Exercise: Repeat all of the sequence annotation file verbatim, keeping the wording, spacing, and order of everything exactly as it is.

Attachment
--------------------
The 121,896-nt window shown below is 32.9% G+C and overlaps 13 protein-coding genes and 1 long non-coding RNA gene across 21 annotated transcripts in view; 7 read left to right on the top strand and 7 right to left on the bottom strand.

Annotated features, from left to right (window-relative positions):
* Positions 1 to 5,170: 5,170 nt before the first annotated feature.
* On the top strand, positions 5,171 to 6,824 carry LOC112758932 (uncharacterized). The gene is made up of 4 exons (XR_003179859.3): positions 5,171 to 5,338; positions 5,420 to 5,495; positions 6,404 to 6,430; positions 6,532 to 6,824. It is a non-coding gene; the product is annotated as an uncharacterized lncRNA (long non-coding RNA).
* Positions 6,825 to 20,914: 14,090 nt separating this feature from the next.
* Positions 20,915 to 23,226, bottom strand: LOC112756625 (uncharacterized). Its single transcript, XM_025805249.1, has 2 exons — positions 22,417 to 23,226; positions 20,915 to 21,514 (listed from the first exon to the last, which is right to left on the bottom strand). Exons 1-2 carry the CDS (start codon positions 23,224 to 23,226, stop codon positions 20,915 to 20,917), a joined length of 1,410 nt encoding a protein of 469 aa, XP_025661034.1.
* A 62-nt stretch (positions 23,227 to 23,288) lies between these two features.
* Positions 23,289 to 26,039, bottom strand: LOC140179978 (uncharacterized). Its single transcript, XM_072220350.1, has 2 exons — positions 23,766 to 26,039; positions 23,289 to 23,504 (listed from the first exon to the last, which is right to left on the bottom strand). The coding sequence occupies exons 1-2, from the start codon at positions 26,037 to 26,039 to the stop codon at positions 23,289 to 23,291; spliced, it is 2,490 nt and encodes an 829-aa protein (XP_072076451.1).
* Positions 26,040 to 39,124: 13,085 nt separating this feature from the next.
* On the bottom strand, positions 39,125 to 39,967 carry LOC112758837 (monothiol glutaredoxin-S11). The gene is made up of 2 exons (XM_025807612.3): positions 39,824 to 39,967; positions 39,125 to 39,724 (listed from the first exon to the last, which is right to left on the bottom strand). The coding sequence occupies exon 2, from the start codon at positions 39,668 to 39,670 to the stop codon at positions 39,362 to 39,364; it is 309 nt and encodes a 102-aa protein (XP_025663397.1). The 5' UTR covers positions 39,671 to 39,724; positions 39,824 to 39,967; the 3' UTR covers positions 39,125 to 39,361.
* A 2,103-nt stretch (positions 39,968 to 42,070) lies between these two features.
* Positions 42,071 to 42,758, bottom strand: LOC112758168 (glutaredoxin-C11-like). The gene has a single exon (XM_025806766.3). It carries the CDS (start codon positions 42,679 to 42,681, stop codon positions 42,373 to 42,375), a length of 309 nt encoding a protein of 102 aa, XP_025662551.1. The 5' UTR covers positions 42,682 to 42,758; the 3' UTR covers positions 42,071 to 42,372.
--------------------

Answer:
The 121,896-nt window shown below is 32.9% G+C and overlaps 13 protein-coding genes and 1 long non-coding RNA gene across 21 annotated transcripts in view; 7 read left to right on the top strand and 7 right to left on the bottom strand.

Annotated features, from left to right (window-relative positions):
* Positions 1 to 5,170: 5,170 nt before the first annotated feature.
* On the top strand, positions 5,171 to 6,824 carry LOC112758932 (uncharacterized). The gene is made up of 4 exons (XR_003179859.3): positions 5,171 to 5,338; positions 5,420 to 5,495; positions 6,404 to 6,430; positions 6,532 to 6,824. It is a non-coding gene; the product is annotated as an uncharacterized lncRNA (long non-coding RNA).
* Positions 6,825 to 20,914: 14,090 nt separating this feature from the next.
* Positions 20,915 to 23,226, bottom strand: LOC112756625 (uncharacterized). Its single transcript, XM_025805249.1, has 2 exons — positions 22,417 to 23,226; positions 20,915 to 21,514 (listed from the first exon to the last, which is right to left on the bottom strand). Exons 1-2 carry the CDS (start codon positions 23,224 to 23,226, stop codon positions 20,915 to 20,917), a joined length of 1,410 nt encoding a protein of 469 aa, XP_025661034.1.
* A 62-nt stretch (positions 23,227 to 23,288) lies between these two features.
* Positions 23,289 to 26,039, bottom strand: LOC140179978 (uncharacterized). Its single transcript, XM_072220350.1, has 2 exons — positions 23,766 to 26,039; positions 23,289 to 23,504 (listed from the first exon to the last, which is right to left on the bottom strand). The coding sequence occupies exons 1-2, from the start codon at positions 26,037 to 26,039 to the stop codon at positions 23,289 to 23,291; spliced, it is 2,490 nt and encodes an 829-aa protein (XP_072076451.1).
* Positions 26,040 to 39,124: 13,085 nt separating this feature from the next.
* On the bottom strand, positions 39,125 to 39,967 carry LOC112758837 (monothiol glutaredoxin-S11). The gene is made up of 2 exons (XM_025807612.3): positions 39,824 to 39,967; positions 39,125 to 39,724 (listed from the first exon to the last, which is right to left on the bottom strand). The coding sequence occupies exon 2, from the start codon at positions 39,668 to 39,670 to the stop codon at positions 39,362 to 39,364; it is 309 nt and encodes a 102-aa protein (XP_025663397.1). The 5' UTR covers positions 39,671 to 39,724; positions 39,824 to 39,967; the 3' UTR covers positions 39,125 to 39,361.
* A 2,103-nt stretch (positions 39,968 to 42,070) lies between these two features.
* Positions 42,071 to 42,758, bottom strand: LOC112758168 (glutaredoxin-C11-like). The gene has a single exon (XM_025806766.3). It carries the CDS (start codon positions 42,679 to 42,681, stop codon positions 42,373 to 42,375), a length of 309 nt encoding a protein of 102 aa, XP_025662551.1. The 5' UTR covers positions 42,682 to 42,758; the 3' UTR covers positions 42,071 to 42,372.